Newspaper article Pittsburgh Post-Gazette (Pittsburgh, PA)

Federal Officials Slam Florida for Warehousing Disabled Kids

Newspaper article Pittsburgh Post-Gazette (Pittsburgh, PA)

Federal Officials Slam Florida for Warehousing Disabled Kids

Article excerpt

MIAMI --

Florida health and disability administrators have been systematically dumping sick and disabled children -- some of them babies -- in nursing homes designed to care for elders, in violation of the youngsters' civil rights, the U.S. Justice Department says.

Hundreds of Florida children are spending their formative years in hospital-like institutions, sometimes growing up in the equivalent of hospital rooms with virtually no education or socialization, the Justice Department's Civil Rights Division wrote in a 22-page letter to Attorney General Pam Bondi.

Ms. Bondi's office is defending the state against a previously filed lawsuit that claims the institutionalization of children violates federal law.

The letter, written by Assistant U.S. Attorney General Thomas E. Perez, is the federal government's first attempt to weigh in on the controversy. At the end of his letter, Mr. Perez outlined steps the state could take to reduce its reliance on nursing home beds for frail children. If state leaders fail to "correct" the practice, Mr. Perez wrote, "the Attorney General may initiate a lawsuit" of his own.

Some youngsters remain in nursing homes for much of their lives: "a number" of kids, the report said, have spent a decade or longer institutionalized, including some children who entered the facilities as infants and toddlers.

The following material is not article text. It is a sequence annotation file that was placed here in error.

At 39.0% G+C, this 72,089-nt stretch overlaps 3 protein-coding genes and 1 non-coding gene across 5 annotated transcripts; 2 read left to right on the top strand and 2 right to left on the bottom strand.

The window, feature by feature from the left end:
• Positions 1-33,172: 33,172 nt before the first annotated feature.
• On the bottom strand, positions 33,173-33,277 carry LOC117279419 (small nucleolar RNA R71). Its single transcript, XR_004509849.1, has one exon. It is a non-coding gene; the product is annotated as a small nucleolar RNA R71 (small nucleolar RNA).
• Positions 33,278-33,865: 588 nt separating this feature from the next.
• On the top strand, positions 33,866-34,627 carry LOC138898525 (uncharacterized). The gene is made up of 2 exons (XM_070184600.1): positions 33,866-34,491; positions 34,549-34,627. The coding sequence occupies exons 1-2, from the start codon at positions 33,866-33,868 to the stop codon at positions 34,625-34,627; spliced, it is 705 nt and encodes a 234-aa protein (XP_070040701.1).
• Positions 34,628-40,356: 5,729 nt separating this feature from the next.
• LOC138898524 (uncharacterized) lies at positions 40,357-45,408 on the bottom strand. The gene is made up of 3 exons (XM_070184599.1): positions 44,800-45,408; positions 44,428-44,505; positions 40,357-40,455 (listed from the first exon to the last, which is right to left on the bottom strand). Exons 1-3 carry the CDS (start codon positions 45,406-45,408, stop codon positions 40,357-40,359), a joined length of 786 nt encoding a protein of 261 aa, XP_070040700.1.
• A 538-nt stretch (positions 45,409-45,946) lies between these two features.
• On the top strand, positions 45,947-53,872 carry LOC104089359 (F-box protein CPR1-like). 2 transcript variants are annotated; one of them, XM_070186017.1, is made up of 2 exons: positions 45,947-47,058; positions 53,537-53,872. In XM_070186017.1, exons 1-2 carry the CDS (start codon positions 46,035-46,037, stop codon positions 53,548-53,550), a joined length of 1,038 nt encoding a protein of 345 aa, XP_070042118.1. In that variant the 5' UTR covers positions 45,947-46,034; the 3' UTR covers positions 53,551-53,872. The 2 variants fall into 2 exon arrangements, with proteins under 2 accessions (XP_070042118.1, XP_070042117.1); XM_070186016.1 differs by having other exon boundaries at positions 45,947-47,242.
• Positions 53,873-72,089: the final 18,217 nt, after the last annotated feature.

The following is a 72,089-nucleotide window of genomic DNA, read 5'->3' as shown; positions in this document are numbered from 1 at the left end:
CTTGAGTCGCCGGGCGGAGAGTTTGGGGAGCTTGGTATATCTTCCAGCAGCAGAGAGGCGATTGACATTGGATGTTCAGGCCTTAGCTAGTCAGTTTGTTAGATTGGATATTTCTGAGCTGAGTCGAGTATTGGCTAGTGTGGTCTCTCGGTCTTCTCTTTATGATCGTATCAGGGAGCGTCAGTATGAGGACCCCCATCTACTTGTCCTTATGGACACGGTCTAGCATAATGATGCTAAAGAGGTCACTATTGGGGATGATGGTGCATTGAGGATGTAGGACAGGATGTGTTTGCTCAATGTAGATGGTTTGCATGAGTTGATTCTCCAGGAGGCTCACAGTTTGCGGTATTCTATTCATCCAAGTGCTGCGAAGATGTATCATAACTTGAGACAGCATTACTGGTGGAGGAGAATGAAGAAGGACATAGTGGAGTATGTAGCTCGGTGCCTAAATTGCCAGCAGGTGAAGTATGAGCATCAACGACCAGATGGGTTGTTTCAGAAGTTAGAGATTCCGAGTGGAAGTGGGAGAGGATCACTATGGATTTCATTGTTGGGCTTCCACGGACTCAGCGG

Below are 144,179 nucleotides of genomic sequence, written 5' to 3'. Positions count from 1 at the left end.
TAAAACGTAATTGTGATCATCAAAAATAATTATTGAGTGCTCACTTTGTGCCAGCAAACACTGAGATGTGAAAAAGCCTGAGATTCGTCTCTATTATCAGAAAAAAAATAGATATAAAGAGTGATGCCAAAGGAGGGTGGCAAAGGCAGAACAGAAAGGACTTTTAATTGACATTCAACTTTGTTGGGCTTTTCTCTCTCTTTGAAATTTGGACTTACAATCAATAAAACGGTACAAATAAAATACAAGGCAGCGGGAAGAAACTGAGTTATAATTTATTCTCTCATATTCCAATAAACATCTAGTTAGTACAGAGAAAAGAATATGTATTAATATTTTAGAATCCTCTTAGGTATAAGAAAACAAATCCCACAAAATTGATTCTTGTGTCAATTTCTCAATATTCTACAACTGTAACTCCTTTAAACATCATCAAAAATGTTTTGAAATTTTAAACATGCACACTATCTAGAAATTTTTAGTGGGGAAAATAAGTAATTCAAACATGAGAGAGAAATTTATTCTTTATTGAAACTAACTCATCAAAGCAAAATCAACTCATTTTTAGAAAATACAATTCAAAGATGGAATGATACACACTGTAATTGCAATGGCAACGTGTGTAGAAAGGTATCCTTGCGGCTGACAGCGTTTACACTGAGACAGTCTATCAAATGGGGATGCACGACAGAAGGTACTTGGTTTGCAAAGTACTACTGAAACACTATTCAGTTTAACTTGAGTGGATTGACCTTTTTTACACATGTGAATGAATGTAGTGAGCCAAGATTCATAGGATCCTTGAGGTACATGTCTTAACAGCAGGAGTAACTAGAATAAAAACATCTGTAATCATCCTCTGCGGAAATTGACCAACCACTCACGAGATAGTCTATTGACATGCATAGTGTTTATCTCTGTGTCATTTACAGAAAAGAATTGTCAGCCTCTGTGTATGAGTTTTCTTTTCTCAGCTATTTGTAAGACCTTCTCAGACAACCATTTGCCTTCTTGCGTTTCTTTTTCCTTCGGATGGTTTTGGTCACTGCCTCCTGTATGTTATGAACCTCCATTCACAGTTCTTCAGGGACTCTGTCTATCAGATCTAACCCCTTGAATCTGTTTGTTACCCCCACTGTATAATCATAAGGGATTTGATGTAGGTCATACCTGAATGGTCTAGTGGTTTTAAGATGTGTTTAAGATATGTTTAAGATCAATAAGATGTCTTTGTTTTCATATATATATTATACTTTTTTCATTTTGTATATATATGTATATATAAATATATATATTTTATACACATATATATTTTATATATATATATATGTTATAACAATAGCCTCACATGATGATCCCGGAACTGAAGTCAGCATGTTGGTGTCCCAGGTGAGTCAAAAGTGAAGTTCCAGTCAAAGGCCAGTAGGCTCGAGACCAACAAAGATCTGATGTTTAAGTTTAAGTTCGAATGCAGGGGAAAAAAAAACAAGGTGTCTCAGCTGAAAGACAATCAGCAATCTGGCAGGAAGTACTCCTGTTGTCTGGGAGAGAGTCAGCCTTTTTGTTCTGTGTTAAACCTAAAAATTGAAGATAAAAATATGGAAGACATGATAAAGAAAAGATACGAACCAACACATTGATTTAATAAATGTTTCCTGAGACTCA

"Indeed, the state has planned, structured and administered a system of care that has led to the unnecessary segregation and isolation of children, often for many years, in nursing facilities," the report said.

Under the federal Americans with Disabilities Act, people with disabilities or medical conditions must be housed and treated in community settings whenever possible, not in large isolated institutions as most states did in previous decades. Since the law was passed in 1990, advocates for disabled people and children have used it to shut down often squalid institutions and to move disabled and mentally ill people into their own homes or into group homes that are part of larger communities.

In recent years, however, Florida health administrators have relied upon nursing homes to house hundreds of children who could safely live at home with their parents -- often at less expense to the state, advocates claim. …

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